Nov 13, 2017
Oh, heck, no! Just another drug. Noise reactivity can be worked with; what you're after is an honest, conscious response where the animal can decide how to react. This takes work, not drugs, and it builds upon the relationship the human has forged well before fireworks season. Anything else is dishonest, dismissive of your animal's capability, and just plain lazy on your part. Yes, homeopathic remedies can help, but no pill produces magic on its own. Stay off the drugs, and at the very least be prepared to stay with your animal in a quiet, peaceful place, be cheerful and upbeat, have treats handy for staying relatively calm, and acknowledge the "bangers" without negativity.

Dr. Jeff

Feb 23, 2017
Hi Judy-

Yes, this a human sedative drug packaged for animals in a novel form (a gel to rub on the gums).

Like, any other drug, unlike homeopathic medicines, it comes with side effects such as:

Important Safety Information: Do not use SILEO in dogs with severe cardiovascular disease, respiratory, liver or kidney diseases, or in conditions of shock, severe debilitation, or stress due to extreme heat, cold or fatigue or in dogs hypersensitive to dexmedetomidine or to any of the excipients. SILEO should not be administered in the presence of preexisting hypotension, hypoxia, or bradycardia. Do not use in dogs sedated from previous dosing. SILEO has not been evaluated in dogs younger than 16 weeks of age or in dogs with dental or gingival disease that could have an effect on the absorption of SILEO. SILEO has not been evaluated for use in breeding, pregnant, or lactating dogs or for aversion behaviors to thunder...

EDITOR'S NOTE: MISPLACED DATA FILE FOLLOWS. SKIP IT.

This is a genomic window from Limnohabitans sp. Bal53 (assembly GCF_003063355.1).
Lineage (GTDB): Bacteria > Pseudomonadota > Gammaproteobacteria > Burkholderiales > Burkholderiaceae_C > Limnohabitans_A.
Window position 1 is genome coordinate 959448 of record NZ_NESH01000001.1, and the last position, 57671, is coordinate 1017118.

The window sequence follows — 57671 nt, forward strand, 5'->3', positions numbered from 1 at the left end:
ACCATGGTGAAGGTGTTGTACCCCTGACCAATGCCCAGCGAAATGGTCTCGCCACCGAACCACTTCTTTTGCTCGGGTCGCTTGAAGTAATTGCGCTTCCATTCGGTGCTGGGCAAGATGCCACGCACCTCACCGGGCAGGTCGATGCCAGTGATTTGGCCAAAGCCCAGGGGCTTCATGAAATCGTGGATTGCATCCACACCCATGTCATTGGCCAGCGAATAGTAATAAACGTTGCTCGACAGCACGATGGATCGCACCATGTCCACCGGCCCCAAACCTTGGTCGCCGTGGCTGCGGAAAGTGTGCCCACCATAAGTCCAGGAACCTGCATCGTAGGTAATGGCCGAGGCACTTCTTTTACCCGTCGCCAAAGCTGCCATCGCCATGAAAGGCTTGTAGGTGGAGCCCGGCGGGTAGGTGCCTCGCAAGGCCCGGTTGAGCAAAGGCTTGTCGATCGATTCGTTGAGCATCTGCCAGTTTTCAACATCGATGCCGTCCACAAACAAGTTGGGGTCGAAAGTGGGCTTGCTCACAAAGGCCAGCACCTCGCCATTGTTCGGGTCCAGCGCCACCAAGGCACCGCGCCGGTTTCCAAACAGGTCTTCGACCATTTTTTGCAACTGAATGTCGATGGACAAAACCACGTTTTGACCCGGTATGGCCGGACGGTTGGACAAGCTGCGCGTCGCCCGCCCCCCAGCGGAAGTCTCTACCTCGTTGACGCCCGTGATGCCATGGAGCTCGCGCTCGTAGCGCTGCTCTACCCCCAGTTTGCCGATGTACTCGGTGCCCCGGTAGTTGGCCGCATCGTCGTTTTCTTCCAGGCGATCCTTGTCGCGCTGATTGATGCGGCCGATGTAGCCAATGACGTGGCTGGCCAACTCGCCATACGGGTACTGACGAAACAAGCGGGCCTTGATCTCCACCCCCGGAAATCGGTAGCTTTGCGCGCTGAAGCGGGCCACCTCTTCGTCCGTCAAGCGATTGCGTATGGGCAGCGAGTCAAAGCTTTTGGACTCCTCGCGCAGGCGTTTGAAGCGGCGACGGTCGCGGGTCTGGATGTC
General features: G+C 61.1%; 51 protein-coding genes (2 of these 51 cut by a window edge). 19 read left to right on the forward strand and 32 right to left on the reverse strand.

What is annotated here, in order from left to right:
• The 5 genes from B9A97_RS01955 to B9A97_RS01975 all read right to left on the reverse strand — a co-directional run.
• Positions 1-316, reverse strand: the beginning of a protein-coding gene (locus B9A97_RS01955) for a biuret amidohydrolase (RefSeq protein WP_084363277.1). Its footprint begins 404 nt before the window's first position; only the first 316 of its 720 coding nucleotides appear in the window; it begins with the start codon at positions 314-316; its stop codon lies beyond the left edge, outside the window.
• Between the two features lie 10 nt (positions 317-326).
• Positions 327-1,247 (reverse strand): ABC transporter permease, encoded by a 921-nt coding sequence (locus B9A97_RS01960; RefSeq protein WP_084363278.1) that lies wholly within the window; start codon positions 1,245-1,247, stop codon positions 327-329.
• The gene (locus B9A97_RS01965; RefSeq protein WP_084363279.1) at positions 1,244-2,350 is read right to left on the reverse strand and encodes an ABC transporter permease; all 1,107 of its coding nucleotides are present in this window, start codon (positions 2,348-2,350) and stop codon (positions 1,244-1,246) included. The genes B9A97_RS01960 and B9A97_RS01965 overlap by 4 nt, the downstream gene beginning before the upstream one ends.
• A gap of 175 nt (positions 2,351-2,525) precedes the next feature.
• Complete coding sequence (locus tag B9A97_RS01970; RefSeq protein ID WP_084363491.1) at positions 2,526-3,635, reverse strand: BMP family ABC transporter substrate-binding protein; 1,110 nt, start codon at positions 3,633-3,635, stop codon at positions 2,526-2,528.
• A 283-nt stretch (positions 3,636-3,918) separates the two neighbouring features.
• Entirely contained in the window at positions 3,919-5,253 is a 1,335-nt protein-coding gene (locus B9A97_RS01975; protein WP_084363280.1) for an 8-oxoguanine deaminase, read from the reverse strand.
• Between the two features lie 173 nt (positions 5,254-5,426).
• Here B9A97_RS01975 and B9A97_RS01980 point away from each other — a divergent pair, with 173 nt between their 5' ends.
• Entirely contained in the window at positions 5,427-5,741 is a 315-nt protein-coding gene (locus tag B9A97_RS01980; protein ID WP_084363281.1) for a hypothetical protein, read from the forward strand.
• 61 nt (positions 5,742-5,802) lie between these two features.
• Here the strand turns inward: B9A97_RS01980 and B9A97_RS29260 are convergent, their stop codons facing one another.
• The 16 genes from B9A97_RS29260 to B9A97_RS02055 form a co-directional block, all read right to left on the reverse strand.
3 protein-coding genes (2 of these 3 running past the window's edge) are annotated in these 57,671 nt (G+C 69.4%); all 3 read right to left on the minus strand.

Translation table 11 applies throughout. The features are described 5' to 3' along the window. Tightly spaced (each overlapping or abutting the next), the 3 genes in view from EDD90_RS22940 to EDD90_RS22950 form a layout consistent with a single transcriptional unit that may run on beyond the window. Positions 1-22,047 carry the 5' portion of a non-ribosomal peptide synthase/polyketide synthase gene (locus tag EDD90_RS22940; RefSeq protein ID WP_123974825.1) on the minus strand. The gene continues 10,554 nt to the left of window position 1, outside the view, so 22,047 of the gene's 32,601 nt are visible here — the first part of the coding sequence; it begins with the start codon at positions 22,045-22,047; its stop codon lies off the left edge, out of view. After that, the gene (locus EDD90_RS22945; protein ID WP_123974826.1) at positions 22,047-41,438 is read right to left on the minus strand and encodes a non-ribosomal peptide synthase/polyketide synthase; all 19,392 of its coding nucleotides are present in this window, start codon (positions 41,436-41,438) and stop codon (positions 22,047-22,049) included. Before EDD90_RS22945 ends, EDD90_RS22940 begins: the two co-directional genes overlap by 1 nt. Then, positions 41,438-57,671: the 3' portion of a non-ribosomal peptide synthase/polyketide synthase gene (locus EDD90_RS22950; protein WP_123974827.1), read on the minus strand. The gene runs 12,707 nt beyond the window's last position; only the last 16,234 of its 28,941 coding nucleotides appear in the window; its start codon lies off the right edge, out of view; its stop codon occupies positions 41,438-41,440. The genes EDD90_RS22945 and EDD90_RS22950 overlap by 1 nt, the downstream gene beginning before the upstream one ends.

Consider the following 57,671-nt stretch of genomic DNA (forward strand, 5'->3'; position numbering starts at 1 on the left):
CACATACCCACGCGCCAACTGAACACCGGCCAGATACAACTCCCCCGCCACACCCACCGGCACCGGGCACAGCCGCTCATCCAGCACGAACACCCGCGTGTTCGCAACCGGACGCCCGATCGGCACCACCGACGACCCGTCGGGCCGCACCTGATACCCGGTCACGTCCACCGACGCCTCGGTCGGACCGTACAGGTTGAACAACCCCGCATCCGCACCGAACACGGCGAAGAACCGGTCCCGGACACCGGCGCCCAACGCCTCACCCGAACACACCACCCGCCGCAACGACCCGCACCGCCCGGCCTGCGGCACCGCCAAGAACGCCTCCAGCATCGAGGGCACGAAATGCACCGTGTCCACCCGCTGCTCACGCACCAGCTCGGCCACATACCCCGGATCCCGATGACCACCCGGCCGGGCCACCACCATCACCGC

As Ginny pointed out, the main reason to use it is convenience.

It may not even work but still have unintended bad effects.

It may be as effective, and is safer, for your customers with noise-sensitive pets to give a few pre-emptive doses of Aconite (in water). Or use one of the gentle supportive measures mentioned during the 6/24/19 Empower Hour! webinar.

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